Reflexologists believe that certain zones correspond to different organs and providing pressure to these areas has a positive effect on the organs and ultimately, overall health.
Although reflexology is not used to diagnose or cure health disorders, it is widely used to complement traditional medicine and treatments.
Josephine Jolly, a volunteer reflexologist at Footprints Day Centre at St John of God Murdoch Hospice, says the practice can provide pain management but is also particularly beneficial to those who are experiencing great stress in their lives.
“In many cases, reflexology has the power to affect a broad range of concerns from digestive issues to headaches, and to give relief to those suffering from constant pain,” Ms Jolly says.
“Patients find not only does pain in their feet, legs and other parts of the body diminish after sessions, but their anxiety levels are also lower.”
“Reflexology helps the whole body to relax so for the terminally ill, and the family members who help care for them, reflexology can offer a break from the unrelenting stress.”
Some people say they go into a deep relaxation or a stage between wakefulness and sleep where they can still hear what is going on but are almost asleep. Some sleep and some drift in and out of sleep.
The origins of reflexology date back to ancient Egypt by tomb inscriptions found in 2330 BC. In 1917, Dr William H. Fitzgerald pioneered the discovery that the application of pressure on particular areas of the feet could affect different
parts of the body.
There are different styles of reflexology, including the most commonly used Ingham method in which the thumb (or finger) bends and straightens while maintaining constant pressure across the area of the foot. The focus is on relaxation and
balancing the systems of the body, unlike other methods, such as Rwo Shur, in which the pressure is firmer to stimulate, rather than relax.
Sonia Bailey, President of Reflexology Association of Australia (RAoA), says the RAoA does not consider reflexology a luxury, but an important part of rehabilitation after injury, illness or surgery and a valued support for people while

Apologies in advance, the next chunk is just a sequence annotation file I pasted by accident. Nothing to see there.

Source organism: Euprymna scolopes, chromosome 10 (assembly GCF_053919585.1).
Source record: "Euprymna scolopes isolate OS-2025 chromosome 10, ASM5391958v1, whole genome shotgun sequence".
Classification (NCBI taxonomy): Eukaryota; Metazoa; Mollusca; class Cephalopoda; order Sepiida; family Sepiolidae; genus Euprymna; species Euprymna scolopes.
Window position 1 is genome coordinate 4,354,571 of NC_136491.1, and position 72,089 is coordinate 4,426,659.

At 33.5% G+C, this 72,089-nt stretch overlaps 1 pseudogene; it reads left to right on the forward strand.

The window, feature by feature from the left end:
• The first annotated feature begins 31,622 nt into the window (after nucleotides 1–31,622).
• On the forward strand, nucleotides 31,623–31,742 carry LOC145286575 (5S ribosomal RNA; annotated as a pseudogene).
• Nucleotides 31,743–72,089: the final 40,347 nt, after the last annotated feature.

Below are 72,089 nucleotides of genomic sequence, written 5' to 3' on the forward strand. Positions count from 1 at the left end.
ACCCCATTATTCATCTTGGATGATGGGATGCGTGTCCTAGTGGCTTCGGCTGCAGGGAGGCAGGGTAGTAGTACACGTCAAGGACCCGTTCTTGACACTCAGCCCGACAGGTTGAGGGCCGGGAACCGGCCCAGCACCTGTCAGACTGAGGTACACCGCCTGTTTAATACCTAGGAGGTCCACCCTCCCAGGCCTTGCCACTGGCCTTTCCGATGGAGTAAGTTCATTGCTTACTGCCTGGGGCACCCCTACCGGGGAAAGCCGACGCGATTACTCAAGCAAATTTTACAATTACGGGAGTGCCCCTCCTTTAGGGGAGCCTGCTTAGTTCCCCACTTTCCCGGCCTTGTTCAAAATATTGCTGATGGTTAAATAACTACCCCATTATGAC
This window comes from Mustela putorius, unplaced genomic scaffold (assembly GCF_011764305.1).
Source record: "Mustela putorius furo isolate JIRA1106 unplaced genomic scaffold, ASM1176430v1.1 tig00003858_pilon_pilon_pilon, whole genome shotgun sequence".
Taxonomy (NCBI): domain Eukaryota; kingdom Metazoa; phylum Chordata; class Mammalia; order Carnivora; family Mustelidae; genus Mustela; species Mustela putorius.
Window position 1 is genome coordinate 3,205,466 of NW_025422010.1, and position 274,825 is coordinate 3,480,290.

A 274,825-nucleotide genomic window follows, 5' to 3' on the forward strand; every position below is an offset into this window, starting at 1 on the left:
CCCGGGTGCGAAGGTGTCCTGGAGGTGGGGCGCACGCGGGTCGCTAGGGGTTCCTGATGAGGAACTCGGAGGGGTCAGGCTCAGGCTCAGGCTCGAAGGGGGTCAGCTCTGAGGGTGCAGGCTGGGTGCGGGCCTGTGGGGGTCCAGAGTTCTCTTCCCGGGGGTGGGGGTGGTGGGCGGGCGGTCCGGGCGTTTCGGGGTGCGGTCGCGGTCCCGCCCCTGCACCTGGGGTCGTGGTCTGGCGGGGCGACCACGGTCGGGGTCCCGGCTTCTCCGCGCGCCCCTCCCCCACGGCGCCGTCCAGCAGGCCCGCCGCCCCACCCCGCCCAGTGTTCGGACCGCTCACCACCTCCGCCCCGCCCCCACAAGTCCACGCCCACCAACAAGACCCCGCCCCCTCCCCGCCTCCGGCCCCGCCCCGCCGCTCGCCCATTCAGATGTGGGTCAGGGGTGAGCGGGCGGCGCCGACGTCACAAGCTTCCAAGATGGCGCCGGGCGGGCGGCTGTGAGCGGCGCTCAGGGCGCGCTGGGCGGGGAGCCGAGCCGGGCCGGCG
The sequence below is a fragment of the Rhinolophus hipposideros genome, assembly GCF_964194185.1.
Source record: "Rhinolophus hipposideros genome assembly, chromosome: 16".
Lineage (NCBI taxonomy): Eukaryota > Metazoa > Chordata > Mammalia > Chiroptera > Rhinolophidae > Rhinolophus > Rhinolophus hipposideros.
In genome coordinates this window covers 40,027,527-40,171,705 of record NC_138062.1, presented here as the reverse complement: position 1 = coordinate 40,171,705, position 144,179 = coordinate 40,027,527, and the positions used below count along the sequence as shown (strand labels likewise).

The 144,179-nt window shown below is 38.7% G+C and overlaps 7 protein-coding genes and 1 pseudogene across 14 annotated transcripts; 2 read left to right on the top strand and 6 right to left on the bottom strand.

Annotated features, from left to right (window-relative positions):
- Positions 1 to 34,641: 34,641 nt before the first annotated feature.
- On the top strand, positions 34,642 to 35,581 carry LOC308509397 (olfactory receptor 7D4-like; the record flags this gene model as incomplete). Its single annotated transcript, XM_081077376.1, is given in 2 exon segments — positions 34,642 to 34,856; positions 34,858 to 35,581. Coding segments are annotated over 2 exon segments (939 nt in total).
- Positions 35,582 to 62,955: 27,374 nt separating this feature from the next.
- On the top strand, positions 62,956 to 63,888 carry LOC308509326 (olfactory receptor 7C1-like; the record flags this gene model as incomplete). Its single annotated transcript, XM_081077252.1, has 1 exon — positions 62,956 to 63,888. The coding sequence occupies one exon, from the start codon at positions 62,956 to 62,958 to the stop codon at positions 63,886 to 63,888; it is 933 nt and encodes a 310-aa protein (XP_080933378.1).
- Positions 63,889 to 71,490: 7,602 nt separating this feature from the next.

undertaking medical treatments such as chemotherapy.
“The RAoA views reflexology as an important part of an individual’s choice on how to best maintain personal health,” Ms Bailey says.
“There is ample research data to confirm a variety of benefits.”
And to those who are skeptical, Ms Jolly says people should just try it and see for themselves.
“You don’t have to believe in it for it to work, as long as you are open to the idea of it and just have a willingness to try.”
“In my experience, the reactions are always positive.”
Reflexologists state that reflexology can provide benefits such as:
- Reducing stress
- Balancing the nervous system
- Improving sleep quality
- Boosting lymphatic function
- Improving circulation
- Detoxifying the body
- Enhancing the body’s natural healing process
Please consult your GP before having reflexology and people with deep vein thrombosis, acute infection, stroke or are experiencing unstable pregnancy are advised not to have reflexology.
Please visit www.reflexology.org.au for a list of registered practitioners in Australia and other useful information about reflexology.
“Reflexology gives me an hour of relaxation and helps me feel more rational from an emotional point of view. I am then in a better frame of mind to care for my dad. I also find that I feel able to safely express some of the issues that cause me
stress, knowing that these will be kept confidential.” Kay, carer
“I find reflexology so relaxing but have found it has also helped with some foot pain that I had – after two sessions it was gone. Overall, my anxiety levels are lower and to be given permission to relax is awesome. The setting is also so
relaxing.” Carol, outpatient
“Reflexology helps my whole body to relax but also gives me relief from the nerve pain in my feet for a couple of days. I know it doesn’t make the pain go totally but it is so good to get some relief. I miss it when I don’t get to my session.” Maria, inpatient